In addition there are areas which the PNA would consider to be a part of "Palestine" but which were excluded from the Oslo Accords or given "special" arrangements under it - e.g East Jerusalem and parts of Hebron - but which much of the rest of the World would agree would form part of a Palestinian entity if a "2 State Agreement" were ever to be achieved
Then there is the Gaza Strip within which Israel neither plays nor wishes to play any part in governing at all and is regarded as being outwith the "West Bank"
And finally there are "West Bank" areas which have been developed as "Israeli Settlements"- I presume that all of these are within Area C (or E Jerusalem/Hebron) where Israel has full control over Planning/zoning arrangments?

So where are
a. The existing insribed WHS. Bethlehem is presumably located in Area A but what about Battir -is a part of that within an Israeli Settlement area?? Is the inscribed area of Hebron totally outwith any of the 3 areas or split across the excluded Area AND area C?
b. The T List sites? There seems to be a mixture - Jericho is Area A as would the Hisham Palace be if it were ever added to Palestine's T List (and as is Nablus?). But there are other sites in Area C which are currently fully administered by the Israeli Parks Authority - e.g Qumran, Sebastia and the Baptism site. Presumably there might be other sites which are in Area C but not run by Israel as "Parks" - I am not sure for instance about the many "Throne Villages"? Then there are sites inside the Gaza Strip - Anthedon Harbour and the Gaza Wetlands. Are there any sites in Area B?

So what is it about the Inscriptions within "Palestine" which concerns Israel?
a. The fact that, irrespective of the Area the site is situated in, it is being nominated at all by a State which is not fully recognised and is largely being done for political reasons and to publicly "target" Israel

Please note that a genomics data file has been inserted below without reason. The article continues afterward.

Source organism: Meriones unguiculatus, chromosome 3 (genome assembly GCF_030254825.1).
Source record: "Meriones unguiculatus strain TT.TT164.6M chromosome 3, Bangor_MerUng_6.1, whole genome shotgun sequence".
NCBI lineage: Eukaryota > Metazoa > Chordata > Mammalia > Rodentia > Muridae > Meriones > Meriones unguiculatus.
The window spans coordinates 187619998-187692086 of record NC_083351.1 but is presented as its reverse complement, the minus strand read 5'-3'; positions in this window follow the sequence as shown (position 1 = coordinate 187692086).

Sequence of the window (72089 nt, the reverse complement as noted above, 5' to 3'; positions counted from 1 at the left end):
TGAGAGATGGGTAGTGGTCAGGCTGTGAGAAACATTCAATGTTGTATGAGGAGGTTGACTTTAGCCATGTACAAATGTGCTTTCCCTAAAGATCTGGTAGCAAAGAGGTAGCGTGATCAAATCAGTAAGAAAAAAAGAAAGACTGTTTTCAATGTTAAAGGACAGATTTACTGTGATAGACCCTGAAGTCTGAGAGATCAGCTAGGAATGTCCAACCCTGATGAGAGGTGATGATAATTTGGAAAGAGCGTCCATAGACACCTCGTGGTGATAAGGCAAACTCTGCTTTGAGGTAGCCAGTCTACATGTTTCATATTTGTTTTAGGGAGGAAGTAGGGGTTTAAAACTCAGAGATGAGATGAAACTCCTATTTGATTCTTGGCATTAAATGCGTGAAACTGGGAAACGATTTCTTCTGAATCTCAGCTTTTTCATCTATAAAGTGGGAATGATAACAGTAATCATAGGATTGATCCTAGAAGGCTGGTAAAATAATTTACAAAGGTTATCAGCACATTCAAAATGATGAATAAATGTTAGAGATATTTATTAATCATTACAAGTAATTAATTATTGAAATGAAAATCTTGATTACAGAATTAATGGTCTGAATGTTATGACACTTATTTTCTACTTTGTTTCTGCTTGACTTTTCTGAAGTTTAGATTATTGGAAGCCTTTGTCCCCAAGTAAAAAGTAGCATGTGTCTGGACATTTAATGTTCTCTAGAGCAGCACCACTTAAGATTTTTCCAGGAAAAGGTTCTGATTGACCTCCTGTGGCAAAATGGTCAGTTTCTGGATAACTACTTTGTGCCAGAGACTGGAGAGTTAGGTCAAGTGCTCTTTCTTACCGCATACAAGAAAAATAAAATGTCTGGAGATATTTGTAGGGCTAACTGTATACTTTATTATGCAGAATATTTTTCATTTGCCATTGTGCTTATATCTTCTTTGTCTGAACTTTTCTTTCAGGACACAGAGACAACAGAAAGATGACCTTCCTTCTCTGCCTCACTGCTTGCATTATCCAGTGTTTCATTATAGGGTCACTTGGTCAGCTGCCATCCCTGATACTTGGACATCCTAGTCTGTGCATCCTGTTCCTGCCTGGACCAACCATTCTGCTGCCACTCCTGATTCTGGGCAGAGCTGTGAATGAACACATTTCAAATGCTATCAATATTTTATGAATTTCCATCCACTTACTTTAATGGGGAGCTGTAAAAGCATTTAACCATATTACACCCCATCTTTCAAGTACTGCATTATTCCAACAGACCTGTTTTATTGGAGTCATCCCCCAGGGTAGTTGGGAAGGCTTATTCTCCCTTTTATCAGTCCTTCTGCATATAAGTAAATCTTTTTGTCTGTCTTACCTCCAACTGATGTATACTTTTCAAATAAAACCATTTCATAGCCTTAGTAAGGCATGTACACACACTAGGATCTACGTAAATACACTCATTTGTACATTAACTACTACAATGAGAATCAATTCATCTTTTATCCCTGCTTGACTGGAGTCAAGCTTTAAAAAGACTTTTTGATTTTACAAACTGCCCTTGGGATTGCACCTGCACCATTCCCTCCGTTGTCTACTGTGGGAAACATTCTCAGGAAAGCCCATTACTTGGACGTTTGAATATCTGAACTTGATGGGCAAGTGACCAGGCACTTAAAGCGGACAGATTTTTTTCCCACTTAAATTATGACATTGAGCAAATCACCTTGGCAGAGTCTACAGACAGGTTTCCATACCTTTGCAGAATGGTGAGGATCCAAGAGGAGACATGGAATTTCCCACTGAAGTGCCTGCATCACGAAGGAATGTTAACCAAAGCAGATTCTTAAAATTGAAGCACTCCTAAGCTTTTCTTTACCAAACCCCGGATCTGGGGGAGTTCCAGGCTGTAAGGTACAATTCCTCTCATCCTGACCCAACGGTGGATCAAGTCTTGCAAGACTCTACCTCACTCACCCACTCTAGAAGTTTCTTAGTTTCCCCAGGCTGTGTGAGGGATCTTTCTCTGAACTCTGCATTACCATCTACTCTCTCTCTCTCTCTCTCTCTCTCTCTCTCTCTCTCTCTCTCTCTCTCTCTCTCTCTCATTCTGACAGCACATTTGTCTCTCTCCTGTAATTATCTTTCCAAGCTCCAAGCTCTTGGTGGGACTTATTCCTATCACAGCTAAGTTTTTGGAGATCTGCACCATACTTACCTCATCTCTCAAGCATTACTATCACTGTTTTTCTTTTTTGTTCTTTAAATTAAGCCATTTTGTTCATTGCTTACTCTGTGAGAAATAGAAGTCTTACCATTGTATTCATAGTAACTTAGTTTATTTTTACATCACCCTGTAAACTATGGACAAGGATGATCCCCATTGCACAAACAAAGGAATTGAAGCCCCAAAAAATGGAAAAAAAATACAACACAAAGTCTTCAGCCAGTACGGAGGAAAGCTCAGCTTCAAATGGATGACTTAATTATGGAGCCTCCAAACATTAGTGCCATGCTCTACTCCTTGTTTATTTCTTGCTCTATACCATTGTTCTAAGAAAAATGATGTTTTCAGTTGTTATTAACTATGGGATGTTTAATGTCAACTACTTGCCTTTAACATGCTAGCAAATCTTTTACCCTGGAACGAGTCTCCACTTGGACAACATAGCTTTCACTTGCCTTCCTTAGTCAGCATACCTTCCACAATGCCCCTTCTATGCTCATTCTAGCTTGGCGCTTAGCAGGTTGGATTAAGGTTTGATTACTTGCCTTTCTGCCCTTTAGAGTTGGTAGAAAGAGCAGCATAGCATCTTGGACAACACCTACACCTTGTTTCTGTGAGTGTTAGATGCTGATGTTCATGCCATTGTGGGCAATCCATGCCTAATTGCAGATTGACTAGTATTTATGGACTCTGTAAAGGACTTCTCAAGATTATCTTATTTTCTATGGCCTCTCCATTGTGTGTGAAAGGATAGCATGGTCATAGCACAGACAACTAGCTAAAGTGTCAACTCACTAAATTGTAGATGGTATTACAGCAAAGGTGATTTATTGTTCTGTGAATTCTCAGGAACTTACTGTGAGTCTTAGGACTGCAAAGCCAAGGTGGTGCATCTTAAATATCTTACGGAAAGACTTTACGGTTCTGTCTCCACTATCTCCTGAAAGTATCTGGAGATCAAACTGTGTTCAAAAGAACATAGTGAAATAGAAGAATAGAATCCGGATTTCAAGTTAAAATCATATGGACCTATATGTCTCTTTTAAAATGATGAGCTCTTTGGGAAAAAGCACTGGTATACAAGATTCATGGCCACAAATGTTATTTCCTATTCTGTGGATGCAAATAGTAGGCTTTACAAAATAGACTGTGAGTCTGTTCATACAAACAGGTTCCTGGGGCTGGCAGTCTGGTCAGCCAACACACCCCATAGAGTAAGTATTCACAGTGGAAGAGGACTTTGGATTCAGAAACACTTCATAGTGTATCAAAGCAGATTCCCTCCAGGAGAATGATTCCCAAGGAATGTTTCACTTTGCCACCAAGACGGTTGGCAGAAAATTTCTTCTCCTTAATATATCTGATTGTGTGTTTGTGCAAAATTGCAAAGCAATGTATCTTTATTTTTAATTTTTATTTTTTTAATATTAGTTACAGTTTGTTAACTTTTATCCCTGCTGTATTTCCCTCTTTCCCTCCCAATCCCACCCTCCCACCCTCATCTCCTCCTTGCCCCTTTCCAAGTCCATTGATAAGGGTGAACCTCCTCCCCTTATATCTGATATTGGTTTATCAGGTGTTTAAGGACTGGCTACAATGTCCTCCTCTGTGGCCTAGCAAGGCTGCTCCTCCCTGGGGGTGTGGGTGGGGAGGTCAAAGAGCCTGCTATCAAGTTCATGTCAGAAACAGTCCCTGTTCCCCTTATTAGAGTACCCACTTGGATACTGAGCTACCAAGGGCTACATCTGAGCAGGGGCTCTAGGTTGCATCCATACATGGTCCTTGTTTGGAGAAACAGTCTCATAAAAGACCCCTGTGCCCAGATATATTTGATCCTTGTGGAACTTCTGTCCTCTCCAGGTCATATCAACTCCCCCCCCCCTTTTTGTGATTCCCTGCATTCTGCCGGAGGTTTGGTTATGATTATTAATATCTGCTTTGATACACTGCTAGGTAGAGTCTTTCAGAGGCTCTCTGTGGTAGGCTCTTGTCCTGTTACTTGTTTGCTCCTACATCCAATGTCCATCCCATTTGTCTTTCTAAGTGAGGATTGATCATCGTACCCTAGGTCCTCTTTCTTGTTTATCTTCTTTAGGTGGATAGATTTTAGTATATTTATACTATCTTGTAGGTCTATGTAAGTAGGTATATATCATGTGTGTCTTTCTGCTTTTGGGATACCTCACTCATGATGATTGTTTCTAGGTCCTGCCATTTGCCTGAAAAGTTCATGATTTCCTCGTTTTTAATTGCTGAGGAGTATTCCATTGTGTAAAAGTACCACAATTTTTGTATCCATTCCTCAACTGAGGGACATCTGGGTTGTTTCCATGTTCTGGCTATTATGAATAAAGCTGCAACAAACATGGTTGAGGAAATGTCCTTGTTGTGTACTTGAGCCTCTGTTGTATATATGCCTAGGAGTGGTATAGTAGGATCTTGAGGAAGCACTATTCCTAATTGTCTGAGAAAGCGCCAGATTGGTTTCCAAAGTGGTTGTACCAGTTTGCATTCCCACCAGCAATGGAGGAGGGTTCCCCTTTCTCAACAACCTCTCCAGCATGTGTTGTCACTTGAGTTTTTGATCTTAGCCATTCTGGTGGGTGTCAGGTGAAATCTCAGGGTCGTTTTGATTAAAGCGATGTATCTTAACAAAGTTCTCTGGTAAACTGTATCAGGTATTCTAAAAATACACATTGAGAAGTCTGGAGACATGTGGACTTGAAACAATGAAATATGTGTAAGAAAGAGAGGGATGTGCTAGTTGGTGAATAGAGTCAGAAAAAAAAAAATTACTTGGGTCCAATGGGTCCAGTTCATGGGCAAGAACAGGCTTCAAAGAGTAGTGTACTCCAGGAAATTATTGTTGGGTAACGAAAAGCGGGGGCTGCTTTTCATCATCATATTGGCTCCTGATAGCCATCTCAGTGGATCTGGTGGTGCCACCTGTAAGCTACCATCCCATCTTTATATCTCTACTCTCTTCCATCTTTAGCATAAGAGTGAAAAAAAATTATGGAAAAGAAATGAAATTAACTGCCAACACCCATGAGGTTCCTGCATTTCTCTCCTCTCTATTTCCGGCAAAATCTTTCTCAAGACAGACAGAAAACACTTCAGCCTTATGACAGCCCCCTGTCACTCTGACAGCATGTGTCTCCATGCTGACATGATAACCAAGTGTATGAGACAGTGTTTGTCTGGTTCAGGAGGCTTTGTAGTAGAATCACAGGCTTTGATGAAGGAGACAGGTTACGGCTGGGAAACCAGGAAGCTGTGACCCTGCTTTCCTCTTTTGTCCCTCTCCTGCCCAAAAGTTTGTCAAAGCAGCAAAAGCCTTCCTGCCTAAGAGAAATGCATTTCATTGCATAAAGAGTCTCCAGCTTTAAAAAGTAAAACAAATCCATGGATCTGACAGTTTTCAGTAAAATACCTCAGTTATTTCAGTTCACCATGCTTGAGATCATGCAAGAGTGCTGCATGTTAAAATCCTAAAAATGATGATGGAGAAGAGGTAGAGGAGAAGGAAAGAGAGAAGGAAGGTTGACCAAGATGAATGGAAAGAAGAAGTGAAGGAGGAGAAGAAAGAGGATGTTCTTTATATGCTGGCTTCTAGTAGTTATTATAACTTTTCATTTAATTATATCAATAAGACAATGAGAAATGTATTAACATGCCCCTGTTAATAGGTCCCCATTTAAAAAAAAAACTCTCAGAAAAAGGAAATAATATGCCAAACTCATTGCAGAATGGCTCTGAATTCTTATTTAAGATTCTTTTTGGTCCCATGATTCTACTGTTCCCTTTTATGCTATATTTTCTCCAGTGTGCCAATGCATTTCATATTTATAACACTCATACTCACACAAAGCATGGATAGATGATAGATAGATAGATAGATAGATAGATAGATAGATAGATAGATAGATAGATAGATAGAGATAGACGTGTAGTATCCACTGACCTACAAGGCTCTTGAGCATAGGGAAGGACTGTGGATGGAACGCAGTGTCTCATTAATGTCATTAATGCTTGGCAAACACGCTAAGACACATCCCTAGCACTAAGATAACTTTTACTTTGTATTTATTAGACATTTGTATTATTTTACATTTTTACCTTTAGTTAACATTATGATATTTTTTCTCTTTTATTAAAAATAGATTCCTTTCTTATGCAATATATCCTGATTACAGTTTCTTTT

b. The fact that the "system" is being "bucked" by use of the "Emergency procedure" (and the regular voting against ICOMOS recommendations) which is itself another way of "targeting" Israel
c. The fact that some of the sites e.g Hebron are not even under Palestine legal control!
d. Is it the "Area" within which the site might be situated? ie. A site in Area A would be "ok" but not one in Area B or C? Bearing in mind also that some sites in Areas B and C are actually run by the Israeli Parks Authority!
e. Would Israel object for instance to the nomination of the Gaza sites? (unlikely of course since Hamas has taken over part of Anthedon Harbour and bulldozed the remains!!)

Author Assif
Registered
#25 | Posted: 25 Jul 2017 17:21 | Edited by: Assif 
Well, Solivagant, as usual you pose interesting, yet complex, questions.
I would start with the political details and continue with WHS matters tomorrow.

The area claimed by Palestine (Gaza Stripe, Western Bank and East Jerusalem) is comprised of 5 different legal zones.